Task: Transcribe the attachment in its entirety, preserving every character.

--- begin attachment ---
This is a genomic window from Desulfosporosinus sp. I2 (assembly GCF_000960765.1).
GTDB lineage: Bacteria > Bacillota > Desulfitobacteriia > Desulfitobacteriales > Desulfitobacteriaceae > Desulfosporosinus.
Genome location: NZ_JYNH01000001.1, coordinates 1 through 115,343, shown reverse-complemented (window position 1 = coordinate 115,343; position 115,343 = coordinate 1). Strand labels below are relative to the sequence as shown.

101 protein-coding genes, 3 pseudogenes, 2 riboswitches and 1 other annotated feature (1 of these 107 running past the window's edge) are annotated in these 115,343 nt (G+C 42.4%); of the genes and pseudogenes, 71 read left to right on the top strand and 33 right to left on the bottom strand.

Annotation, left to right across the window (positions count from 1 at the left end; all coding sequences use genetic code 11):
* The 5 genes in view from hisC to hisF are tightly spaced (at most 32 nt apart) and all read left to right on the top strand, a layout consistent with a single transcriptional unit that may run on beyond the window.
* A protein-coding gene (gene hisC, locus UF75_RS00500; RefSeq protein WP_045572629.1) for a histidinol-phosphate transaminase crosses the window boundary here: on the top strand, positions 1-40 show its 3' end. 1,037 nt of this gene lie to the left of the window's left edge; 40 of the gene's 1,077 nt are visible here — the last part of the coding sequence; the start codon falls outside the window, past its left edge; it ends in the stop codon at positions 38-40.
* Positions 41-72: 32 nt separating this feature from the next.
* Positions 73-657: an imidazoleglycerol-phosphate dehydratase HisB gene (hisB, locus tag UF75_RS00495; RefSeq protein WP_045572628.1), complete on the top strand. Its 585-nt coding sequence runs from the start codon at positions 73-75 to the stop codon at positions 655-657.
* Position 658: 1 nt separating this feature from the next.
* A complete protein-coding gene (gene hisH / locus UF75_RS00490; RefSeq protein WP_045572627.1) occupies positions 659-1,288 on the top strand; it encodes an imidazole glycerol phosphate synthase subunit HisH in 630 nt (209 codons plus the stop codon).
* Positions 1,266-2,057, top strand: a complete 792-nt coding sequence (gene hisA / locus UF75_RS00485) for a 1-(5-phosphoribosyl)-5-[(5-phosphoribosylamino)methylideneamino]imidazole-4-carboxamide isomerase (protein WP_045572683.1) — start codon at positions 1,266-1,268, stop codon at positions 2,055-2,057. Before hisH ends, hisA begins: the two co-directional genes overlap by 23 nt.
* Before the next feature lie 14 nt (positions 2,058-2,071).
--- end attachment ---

This is a genomic window from Desulfosporosinus sp. I2 (assembly GCF_000960765.1).
GTDB lineage: Bacteria > Bacillota > Desulfitobacteriia > Desulfitobacteriales > Desulfitobacteriaceae > Desulfosporosinus.
Genome location: NZ_JYNH01000001.1, coordinates 1 through 115,343, shown reverse-complemented (window position 1 = coordinate 115,343; position 115,343 = coordinate 1). Strand labels below are relative to the sequence as shown.

101 protein-coding genes, 3 pseudogenes, 2 riboswitches and 1 other annotated feature (1 of these 107 running past the window's edge) are annotated in these 115,343 nt (G+C 42.4%); of the genes and pseudogenes, 71 read left to right on the top strand and 33 right to left on the bottom strand.

Annotation, left to right across the window (positions count from 1 at the left end; all coding sequences use genetic code 11):
* The 5 genes in view from hisC to hisF are tightly spaced (at most 32 nt apart) and all read left to right on the top strand, a layout consistent with a single transcriptional unit that may run on beyond the window.
* A protein-coding gene (gene hisC, locus UF75_RS00500; RefSeq protein WP_045572629.1) for a histidinol-phosphate transaminase crosses the window boundary here: on the top strand, positions 1-40 show its 3' end. 1,037 nt of this gene lie to the left of the window's left edge; 40 of the gene's 1,077 nt are visible here — the last part of the coding sequence; the start codon falls outside the window, past its left edge; it ends in the stop codon at positions 38-40.
* Positions 41-72: 32 nt separating this feature from the next.
* Positions 73-657: an imidazoleglycerol-phosphate dehydratase HisB gene (hisB, locus tag UF75_RS00495; RefSeq protein WP_045572628.1), complete on the top strand. Its 585-nt coding sequence runs from the start codon at positions 73-75 to the stop codon at positions 655-657.
* Position 658: 1 nt separating this feature from the next.
* A complete protein-coding gene (gene hisH / locus UF75_RS00490; RefSeq protein WP_045572627.1) occupies positions 659-1,288 on the top strand; it encodes an imidazole glycerol phosphate synthase subunit HisH in 630 nt (209 codons plus the stop codon).
* Positions 1,266-2,057, top strand: a complete 792-nt coding sequence (gene hisA / locus UF75_RS00485) for a 1-(5-phosphoribosyl)-5-[(5-phosphoribosylamino)methylideneamino]imidazole-4-carboxamide isomerase (protein WP_045572683.1) — start codon at positions 1,266-1,268, stop codon at positions 2,055-2,057. Before hisH ends, hisA begins: the two co-directional genes overlap by 23 nt.
* Before the next feature lie 14 nt (positions 2,058-2,071).